Isaac Gordon (b. 1927): Home and Family

“My body is getting old now.
  I think everybody should die on them born spot.” (33)

Isaac focuses on home life throughout his memoir, he travels a lot after moving away from his home in Jamaica at a young age (which is not specified but I gather it to be around 14). In chapter Two Isaac talks of the farm work that he did with his Father, he would “get up sometime at 4 o’ clock in the morning to work.” and then would get home late and “sit on the chair in the kitchen and sleep” (6). This shows that due to the nature of his work, Isaac did not spend much time at his home and therefore a close family home did not bare significance on his life, which could be mirrored or, in fact, juxtaposed by his later family life with his own children.

Chapter three through to six are about where, geographically, he calls home for these short periods of time that he switches jobs, and little did Isaac know that when he moved to England, he would stay there indefinitely. Isaac, throughout his memoir, talks of his return to Jamaica, Isaac said that he “would like to see all [his] family… [he] would like to see Jamaica.” (31). Isaac even dedicates his final chapter to discuss his inability to return home and how that makes him feel, which will be further developed in my final post about migration, immigration and emigration.

A map of St Ann, Jamaica. This is where Isaac’s Mother moved to after his birth.

Family is important to Isaac, more so at the beginning of the memoir when he tells the reader of his childhood, specifically how his mother left when he was born, leaving his Father to be Isaac’s primary caregiver. The challenges that Isaac faced in his early years shaped his behaviour and had a huge impression on his life. The lack of a female nurturing role is significant, as Isaac would have been brought up with tough love from his Father, arguably making him a harder worker. I feel as though Isaac gives a fresh approach to family life in the 1930s/40s, as stereotypically it would have been the Father who left the Mother to look after the child. However, Isaac does not tell us why his mother left, just that she “leave the district when [he] small, and went to St. Annes.” (1). Isaac still had contact with his Mother throughout his life, even going to stay with her when his Father went to work in England and he wanted to stay in Jamaica working on the farm.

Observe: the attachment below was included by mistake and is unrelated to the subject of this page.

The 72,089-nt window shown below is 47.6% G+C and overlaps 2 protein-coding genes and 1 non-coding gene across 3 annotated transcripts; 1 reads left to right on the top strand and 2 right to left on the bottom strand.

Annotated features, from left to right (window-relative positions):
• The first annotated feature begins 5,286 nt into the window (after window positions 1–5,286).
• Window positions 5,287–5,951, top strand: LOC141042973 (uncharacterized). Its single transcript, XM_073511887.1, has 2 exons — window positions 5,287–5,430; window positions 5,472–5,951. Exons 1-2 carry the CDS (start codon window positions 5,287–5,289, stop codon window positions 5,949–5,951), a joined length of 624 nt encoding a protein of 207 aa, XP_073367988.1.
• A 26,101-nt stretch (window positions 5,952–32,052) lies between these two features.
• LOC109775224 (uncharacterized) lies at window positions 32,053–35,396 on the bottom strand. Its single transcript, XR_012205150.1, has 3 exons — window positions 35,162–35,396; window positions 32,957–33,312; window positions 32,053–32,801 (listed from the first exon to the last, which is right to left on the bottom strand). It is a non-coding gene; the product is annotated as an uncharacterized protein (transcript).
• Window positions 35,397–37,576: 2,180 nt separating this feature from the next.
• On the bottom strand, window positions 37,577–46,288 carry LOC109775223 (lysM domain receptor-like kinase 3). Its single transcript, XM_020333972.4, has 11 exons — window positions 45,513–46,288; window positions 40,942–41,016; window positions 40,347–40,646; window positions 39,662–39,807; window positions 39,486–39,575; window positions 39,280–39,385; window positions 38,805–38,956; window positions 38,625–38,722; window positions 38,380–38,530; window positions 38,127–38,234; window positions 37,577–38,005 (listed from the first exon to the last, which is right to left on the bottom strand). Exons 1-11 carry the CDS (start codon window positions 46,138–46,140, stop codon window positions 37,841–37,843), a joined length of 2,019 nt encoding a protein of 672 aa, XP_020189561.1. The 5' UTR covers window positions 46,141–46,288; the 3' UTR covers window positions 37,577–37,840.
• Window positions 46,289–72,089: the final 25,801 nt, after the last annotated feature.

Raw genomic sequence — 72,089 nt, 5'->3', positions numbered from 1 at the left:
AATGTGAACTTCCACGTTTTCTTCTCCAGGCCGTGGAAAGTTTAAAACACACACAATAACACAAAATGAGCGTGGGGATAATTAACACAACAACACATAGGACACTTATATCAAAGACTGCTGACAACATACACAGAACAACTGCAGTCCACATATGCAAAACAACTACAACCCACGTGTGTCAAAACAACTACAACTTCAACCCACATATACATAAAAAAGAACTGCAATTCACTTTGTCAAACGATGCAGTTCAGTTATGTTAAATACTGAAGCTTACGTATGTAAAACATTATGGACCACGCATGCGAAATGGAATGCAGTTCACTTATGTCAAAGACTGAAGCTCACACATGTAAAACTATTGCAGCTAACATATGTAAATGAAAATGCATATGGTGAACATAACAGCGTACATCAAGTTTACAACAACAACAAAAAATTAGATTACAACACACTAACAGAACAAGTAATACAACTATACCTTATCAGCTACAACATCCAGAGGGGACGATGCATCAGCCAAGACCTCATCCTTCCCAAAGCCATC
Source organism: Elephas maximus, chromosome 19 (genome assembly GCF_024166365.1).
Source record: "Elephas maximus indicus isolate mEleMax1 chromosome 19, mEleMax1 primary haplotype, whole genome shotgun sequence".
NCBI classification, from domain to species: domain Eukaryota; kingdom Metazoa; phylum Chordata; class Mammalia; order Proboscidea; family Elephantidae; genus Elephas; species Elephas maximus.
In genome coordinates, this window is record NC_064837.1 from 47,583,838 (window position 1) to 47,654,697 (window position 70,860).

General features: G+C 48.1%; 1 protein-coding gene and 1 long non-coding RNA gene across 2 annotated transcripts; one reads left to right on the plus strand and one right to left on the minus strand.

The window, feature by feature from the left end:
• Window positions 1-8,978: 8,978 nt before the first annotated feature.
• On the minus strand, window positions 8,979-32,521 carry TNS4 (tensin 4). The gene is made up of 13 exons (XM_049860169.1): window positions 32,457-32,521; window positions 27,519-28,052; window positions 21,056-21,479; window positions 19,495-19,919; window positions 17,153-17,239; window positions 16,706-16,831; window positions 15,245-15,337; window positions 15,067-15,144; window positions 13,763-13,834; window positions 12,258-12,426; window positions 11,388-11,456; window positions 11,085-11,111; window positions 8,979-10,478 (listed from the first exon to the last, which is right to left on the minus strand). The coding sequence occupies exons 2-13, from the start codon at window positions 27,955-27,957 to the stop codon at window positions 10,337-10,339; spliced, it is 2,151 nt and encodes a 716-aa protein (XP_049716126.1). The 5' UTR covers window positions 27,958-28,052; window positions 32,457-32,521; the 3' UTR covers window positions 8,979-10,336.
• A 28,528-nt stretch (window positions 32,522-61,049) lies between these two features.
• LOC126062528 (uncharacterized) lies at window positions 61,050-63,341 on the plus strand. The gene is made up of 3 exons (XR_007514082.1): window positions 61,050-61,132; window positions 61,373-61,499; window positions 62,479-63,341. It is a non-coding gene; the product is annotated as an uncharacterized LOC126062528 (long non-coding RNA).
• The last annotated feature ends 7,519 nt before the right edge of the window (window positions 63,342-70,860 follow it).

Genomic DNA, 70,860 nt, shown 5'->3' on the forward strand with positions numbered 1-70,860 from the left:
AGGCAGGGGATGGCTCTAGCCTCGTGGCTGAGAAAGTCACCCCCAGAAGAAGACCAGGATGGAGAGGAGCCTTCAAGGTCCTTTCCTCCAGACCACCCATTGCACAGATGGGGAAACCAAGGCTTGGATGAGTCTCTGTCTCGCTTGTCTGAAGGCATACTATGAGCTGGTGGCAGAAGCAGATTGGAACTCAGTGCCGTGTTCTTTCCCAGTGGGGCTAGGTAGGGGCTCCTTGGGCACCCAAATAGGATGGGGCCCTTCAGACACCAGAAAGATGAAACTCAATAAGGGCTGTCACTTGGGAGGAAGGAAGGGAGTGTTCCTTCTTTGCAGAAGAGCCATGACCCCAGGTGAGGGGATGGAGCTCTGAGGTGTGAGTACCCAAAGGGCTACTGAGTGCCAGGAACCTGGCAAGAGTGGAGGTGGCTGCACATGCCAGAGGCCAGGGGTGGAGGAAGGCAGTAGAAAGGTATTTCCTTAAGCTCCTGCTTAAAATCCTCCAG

We learn early on in Isaac’s memoir that his Father allowed for him to leave school at a young age and work on the farm with him. Isaac’s Father said “since [he] won’t go to school, ‘Go to work with me. You going to be sorry later on.” (2). His Father showed discipline in this decision and stayed to the conventions of a Father. However, this does then make me wonder, who played the nurturing role in his life? Especially with him leaving school at such a young age, he would not have had the nurturing role of a teacher as well as a mother.

A image taken of a black famhily in England, showing the living conditions of migrants during the 1950’s,

To conclude on my post about home and family, Isaac does not focus on his own family that he has made. He tells us that he has a wife and “two daughters… going to school now, and them reading very nice.” (30). Isaac said when he came to England he “did very lonely,” it was only when he met his wife that he was happy (30). From reading a book by Wendy Webster I think that this could have been due to the housing of black migrants from 1945-64. Isaac does not talk about the nature of his home in England, however I can expect that it was not the best situation due to “racism throughout all sectors of the housing market” in England at the time that Isaac was living there (Webster, 1998, 173). Though this is the case, Isaac tells us that he is “very happy in [his] life.” showing that it does not matter where he is or the state of the society, he is happy wherever his family is (30).

Works Cited:

Gordon, Isaac. ‘Going Where the Work is’. Burnett Archive of Working Class Autobiographies, University of Brunel Library, Special Collection Library, vol. 2:327.

Webster, Wendy. Imagining Home: Gender, ‘Race’ and National Identity, 1945-64. London: UCL, 1998.

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